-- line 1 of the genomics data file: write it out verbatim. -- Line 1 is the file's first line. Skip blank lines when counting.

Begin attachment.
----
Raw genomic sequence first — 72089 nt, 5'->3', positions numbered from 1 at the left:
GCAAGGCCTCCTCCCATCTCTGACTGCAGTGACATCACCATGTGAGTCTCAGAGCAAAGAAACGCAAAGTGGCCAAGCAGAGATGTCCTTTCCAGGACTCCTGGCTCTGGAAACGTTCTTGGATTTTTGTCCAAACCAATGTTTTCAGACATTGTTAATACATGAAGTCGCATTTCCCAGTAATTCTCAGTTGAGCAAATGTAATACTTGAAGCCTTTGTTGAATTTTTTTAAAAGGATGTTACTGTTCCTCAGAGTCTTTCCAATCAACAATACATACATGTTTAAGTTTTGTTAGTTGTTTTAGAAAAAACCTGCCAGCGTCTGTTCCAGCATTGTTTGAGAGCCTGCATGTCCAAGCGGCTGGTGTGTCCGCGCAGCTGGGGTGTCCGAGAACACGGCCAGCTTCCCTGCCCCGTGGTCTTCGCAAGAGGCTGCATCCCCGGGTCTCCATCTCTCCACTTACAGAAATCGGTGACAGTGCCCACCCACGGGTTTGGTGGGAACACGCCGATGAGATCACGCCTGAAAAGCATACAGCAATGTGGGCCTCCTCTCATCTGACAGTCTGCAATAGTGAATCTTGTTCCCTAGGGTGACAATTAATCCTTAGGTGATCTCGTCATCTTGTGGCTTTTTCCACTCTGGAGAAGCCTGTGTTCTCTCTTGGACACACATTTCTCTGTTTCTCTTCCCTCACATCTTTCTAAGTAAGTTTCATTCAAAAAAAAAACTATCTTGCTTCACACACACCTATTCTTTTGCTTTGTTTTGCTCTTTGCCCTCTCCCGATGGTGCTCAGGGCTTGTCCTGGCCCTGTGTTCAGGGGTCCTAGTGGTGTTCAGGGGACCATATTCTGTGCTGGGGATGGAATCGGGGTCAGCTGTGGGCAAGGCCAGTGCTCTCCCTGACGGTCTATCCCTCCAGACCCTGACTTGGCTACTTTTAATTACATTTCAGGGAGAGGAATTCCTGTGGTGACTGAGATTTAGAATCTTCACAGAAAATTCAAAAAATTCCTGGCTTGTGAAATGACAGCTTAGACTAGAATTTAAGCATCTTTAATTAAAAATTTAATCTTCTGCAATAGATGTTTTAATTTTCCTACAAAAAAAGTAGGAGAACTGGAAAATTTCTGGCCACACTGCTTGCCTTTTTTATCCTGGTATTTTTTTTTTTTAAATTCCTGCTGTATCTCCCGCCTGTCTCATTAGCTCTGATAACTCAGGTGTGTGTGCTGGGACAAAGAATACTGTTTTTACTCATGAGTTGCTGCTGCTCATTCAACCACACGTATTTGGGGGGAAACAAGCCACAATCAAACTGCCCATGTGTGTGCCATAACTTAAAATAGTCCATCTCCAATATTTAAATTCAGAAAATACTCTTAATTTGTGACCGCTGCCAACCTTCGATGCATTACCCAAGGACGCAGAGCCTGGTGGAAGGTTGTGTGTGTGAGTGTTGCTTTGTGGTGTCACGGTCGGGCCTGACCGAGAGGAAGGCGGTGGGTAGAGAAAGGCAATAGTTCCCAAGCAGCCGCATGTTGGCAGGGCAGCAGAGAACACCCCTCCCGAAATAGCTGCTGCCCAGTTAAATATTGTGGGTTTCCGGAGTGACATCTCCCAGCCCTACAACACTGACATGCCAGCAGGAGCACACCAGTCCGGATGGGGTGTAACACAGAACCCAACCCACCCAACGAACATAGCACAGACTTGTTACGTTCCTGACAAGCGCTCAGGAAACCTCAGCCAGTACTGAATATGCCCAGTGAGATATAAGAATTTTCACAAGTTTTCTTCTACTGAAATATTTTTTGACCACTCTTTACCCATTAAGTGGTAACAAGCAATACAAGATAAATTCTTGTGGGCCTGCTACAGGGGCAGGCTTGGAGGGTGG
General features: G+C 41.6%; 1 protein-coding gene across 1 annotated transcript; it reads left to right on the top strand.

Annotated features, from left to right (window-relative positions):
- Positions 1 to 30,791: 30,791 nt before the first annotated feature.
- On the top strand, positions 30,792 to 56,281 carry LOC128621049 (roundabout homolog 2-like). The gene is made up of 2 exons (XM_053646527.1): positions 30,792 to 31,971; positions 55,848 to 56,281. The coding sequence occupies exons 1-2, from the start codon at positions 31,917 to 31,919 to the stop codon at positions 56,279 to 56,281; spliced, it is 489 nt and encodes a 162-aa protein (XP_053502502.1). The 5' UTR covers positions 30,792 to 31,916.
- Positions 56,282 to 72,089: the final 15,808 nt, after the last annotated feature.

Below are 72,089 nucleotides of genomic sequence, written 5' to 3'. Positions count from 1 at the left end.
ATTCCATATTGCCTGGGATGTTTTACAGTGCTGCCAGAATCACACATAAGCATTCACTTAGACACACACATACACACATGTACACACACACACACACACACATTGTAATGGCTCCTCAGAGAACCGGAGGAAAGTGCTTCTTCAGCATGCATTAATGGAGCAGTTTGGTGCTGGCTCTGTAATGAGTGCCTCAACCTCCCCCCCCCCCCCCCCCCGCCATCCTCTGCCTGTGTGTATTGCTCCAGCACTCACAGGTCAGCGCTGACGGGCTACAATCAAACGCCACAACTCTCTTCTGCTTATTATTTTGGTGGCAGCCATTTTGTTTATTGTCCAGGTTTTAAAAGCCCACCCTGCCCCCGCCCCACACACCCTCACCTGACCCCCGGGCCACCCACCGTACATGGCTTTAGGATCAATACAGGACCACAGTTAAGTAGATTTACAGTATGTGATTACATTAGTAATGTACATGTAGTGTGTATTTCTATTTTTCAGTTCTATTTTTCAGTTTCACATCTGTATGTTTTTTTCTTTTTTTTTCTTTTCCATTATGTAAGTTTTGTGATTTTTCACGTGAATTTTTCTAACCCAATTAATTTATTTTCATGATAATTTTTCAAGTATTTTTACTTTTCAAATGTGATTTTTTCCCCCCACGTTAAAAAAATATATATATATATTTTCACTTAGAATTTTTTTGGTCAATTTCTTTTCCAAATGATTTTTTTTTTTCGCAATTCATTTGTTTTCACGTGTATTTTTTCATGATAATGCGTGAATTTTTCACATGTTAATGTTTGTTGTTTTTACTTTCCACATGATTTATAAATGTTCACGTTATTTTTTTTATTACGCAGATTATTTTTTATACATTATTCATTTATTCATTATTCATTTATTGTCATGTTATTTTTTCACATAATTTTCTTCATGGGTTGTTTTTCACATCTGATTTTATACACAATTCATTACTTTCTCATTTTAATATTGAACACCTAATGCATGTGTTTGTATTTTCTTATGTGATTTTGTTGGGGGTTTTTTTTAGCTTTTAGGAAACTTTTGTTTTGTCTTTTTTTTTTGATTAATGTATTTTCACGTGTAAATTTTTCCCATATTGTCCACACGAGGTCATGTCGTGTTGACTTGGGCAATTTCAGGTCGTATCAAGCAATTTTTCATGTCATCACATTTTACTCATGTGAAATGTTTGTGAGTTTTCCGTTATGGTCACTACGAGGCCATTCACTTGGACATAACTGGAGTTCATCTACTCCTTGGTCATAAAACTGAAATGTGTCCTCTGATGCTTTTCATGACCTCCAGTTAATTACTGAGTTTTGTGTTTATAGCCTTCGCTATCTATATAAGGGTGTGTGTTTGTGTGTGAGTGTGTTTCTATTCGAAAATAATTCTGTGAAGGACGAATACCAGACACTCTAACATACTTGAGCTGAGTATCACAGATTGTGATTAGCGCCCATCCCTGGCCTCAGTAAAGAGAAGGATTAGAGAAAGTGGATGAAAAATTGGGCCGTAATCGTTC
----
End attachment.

Raw genomic sequence first — 72089 nt, 5'->3', positions numbered from 1 at the left: